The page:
Qatar’s expatriate population continues to expand rapidly, putting considerable pressure on many international, private and community schools which – as a result – have been operating at capacity. Class size is limited by law to approximately 30 students, forcing a number of schools to close admission lists owing to lack of available space or staff.

New schools are opening but demand continues to grow, rendering early registration essential. Students may be required to sit an entrance exam; reports and test results from previous schools may also be required.

School fees: Most expatriate students in Qatar attend private schools, where fees are met by parents or occasionally an employer. Fees increase with the level of education, particularly towards the end of secondary school, and are usually payable in advance per term or half year. Most schools require a one-off non-refundable registration fee on initial admission and charge for entrance assessments. An additional non-refundable registration fee may be required from current students to secure a place for the following year. Fees vary: Over QAR35,000 a year at primary and QAR45,000 a year at secondary level is not unusual, with fees at international schools often considerably higher (in some cases QAR50,000 to QAR60,000+ at secondary level). Schools may not increase fees without prior approval from the SEC.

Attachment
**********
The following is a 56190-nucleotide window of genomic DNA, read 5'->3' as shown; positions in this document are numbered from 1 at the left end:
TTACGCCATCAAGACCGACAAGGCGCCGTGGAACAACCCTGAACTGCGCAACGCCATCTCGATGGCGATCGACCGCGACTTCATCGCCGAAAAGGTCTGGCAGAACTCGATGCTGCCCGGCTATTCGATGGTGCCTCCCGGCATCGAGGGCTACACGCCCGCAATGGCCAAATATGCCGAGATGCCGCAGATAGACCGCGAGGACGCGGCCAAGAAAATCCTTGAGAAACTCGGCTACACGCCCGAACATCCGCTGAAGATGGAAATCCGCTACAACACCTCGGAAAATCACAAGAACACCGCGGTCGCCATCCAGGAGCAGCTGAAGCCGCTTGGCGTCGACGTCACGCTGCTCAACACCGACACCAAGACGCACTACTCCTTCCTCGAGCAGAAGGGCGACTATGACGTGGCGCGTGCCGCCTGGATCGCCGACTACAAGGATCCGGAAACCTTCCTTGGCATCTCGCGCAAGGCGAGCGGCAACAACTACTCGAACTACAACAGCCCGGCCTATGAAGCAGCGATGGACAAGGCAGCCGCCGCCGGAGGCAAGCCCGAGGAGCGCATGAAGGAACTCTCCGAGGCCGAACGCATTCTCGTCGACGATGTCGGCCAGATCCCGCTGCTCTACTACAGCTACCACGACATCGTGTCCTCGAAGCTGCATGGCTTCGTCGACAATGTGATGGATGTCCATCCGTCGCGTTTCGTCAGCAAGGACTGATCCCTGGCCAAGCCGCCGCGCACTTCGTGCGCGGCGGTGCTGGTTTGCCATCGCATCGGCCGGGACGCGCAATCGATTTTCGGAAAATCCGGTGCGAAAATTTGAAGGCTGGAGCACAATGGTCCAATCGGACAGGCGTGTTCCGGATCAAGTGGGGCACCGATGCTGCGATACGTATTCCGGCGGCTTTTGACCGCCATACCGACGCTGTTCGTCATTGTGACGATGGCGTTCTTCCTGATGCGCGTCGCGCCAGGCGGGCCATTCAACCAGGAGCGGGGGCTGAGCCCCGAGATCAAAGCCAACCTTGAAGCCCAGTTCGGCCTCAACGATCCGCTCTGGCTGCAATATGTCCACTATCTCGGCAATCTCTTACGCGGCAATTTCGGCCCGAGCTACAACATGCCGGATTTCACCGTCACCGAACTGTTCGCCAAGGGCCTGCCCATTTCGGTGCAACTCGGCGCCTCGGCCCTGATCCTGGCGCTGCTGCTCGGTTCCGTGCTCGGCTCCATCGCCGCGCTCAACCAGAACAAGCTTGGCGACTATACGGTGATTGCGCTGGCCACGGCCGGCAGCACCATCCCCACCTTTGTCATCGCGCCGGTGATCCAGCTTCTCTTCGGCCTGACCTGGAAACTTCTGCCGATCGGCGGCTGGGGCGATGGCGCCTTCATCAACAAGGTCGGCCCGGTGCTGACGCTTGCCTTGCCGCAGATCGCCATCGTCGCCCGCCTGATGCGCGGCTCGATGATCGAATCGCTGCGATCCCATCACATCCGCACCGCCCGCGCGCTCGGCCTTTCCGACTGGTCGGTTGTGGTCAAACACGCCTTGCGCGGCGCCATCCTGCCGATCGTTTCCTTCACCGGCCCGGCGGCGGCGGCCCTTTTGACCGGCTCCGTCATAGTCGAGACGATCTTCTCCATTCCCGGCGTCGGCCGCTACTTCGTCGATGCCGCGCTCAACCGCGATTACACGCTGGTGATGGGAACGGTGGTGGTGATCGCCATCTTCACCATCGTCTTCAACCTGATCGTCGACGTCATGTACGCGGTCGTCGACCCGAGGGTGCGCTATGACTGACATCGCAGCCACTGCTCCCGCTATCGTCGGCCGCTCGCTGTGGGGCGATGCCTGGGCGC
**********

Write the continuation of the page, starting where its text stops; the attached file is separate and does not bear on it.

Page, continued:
Parents are strongly advised to negotiate the inclusion of school fees and incidentals (for all children) in their employment contracts. Hidden ‘extras’ may include: books and stationery; ‘other resources’; exam entrance or invigilation fees; uniforms; and transport. Many schools offer transportation for a fee; alternatives are to hire private drivers, or share ‘school runs’ with other parents. Few live near enough their schools to walk.

Timings and holidays: State and private sector schools operate a single shift, generally starting between 7 am and 8 am and finishing between noon and 2:30 pm, according to age and the time of year. This year the SEC directed all independent schools to end lessons by noon in the hot summer months. Normally, timings for KG, primary and secondary levels vary within the same school. Most schools provide short breaks during the morning, rather than a full lunch hour, with hot and cold snacks available. The weekend is Friday and Saturday.

In addition to Qatari public holidays (see Day to Day Qatar in the Discovering Qatar section), there is a winter break of two weeks, a one-to two-week break in spring, and two months or more in the summer.

Qatar is implementing a compulsory ‘unified school year’ calendar for private and independent schools.

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